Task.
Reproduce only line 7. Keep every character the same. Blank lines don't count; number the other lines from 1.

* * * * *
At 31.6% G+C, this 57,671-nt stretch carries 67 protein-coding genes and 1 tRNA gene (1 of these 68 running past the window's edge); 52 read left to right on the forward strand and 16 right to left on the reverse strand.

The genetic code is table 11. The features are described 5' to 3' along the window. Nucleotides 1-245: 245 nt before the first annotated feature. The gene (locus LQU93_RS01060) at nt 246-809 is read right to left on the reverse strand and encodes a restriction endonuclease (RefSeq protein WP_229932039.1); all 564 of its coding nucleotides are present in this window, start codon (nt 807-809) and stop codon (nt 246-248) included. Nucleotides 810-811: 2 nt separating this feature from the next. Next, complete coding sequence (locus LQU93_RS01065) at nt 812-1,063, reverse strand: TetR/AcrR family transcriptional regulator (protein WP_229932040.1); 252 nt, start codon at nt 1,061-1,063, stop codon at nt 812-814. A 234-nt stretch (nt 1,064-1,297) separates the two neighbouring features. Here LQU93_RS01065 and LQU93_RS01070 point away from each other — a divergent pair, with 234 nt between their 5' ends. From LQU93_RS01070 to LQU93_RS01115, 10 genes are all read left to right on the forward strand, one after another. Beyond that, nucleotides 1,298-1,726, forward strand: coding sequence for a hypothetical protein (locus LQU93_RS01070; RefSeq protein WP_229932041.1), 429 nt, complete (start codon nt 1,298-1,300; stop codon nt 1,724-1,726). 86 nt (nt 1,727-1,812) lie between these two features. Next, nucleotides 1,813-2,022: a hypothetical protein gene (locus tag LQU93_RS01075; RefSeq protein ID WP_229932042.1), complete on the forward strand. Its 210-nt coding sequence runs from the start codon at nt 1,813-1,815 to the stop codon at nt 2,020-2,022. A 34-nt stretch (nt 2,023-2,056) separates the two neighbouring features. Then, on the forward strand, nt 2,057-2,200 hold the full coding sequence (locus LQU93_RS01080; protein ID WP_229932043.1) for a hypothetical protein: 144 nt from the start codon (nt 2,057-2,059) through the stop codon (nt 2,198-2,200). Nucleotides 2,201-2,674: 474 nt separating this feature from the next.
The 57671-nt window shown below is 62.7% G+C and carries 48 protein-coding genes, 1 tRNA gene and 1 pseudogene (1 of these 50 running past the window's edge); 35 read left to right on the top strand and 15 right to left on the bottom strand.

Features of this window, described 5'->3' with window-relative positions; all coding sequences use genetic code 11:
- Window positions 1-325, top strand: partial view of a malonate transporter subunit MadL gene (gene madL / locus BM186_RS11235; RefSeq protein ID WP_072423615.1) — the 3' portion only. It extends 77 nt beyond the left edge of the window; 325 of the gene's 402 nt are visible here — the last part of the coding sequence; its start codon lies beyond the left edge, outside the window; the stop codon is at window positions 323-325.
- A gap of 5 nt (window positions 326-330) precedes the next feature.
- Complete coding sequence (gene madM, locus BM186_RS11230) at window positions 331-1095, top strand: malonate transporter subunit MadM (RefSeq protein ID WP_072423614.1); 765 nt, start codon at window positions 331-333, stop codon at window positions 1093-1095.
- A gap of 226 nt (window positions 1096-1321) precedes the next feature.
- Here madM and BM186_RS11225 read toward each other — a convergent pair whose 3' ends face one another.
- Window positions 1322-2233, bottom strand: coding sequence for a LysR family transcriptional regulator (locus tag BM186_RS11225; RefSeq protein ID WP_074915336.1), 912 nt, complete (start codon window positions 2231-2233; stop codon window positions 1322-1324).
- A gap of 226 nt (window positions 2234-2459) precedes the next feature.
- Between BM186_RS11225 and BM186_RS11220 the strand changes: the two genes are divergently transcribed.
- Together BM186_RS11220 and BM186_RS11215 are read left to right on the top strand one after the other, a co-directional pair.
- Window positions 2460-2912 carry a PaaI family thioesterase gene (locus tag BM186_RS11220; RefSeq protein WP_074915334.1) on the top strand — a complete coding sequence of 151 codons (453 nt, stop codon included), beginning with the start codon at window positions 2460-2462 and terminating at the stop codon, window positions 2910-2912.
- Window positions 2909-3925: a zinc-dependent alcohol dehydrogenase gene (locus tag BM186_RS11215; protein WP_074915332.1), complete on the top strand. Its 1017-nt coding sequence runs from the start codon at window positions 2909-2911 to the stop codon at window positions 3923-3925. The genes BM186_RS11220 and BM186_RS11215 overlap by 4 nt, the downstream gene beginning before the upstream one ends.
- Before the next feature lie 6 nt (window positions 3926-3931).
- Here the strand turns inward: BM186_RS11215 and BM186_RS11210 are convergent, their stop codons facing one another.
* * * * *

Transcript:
- Complete coding sequence (gene madM, locus BM186_RS11230) at window positions 331-1095, top strand: malonate transporter subunit MadM (RefSeq protein ID WP_072423614.1); 765 nt, start codon at window positions 331-333, stop codon at window positions 1093-1095.